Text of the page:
"We're not going deep sea fishing, girl."  It was then Mum started talking about packing up. Dad called it nagging.  He told her in the end that he'd arranged to go, and he'd look a bit of a joe if pulled out just because the Mongrel Mob were around.  Mum stopped cooking lunch then and there and went inside the tent.  She picked up her book and ignored us all for a couple of hours.

Gregor turned up on the beach with his boat in the afternoon. He and Dad hauled it down to the water's edge and put their life jackets on.  Gregor's face was badly sunburnt, his bald head covered with little black and red spots.  Dad said he should have a hat on. He just laughed. "The wind'd blow it off in two minutes."

The sea seemed calm. The sky was light grey. Though it was quite warm, Dad and Gregor wore heavy jerseys. Gregor had said the day before, "It gets pretty breezy out there."

Narni and I climbed onto the big rock at the north end of the beach.

"Those Mongrel Mob people are spread out everywhere," said Narni.  I looked.  They
seemed to be doing the normal sorts of things people do at the beach. The fathers paddled with the toddlers, or chased after the bigger kids.  The mothers sat and talked and sunbathed.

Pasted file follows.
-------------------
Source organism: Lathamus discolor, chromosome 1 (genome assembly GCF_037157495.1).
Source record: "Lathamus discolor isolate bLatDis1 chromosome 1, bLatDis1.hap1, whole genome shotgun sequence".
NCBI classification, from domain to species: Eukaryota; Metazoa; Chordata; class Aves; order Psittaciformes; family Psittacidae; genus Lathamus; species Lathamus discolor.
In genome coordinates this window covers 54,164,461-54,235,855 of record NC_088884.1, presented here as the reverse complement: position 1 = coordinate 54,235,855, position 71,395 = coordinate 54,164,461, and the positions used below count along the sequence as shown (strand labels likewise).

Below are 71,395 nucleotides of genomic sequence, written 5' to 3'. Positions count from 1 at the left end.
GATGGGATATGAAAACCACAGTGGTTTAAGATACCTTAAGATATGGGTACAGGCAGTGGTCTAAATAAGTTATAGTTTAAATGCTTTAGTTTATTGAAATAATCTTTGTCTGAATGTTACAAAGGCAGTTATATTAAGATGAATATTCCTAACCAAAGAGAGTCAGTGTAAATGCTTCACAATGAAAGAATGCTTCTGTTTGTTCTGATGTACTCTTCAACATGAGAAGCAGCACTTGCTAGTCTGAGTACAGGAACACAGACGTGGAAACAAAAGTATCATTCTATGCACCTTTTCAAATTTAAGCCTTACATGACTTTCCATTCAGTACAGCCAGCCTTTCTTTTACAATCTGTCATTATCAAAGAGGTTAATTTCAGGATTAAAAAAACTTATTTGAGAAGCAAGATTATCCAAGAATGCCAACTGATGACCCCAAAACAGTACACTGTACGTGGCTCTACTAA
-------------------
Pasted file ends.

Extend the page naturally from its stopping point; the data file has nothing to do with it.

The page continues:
"Their dog looks real mean," Narni added.  It was a whitish colour, with a rather square head, and a short tail.  Dad told me afterwards it was a Bill Sykes. The dog belonged to one of the taller Mob men, and went barking round Dad and Gregor as they launched the boat.  They pushed into the water and Gregor started up the motor.  The boat puttered out through the small waves for a minute or so.

What happened next was a real surprise.

Though the sea still seemed calm, a large wave wrenched up out of nowhere as though the sea objected to being sailed on.  It shoved the nose of the boat up into the air.  Dad and Gregor lost their hold and tumbled into the bottom of the boat.  They hadn't righted themselves before a second wave rose up and tipped it over.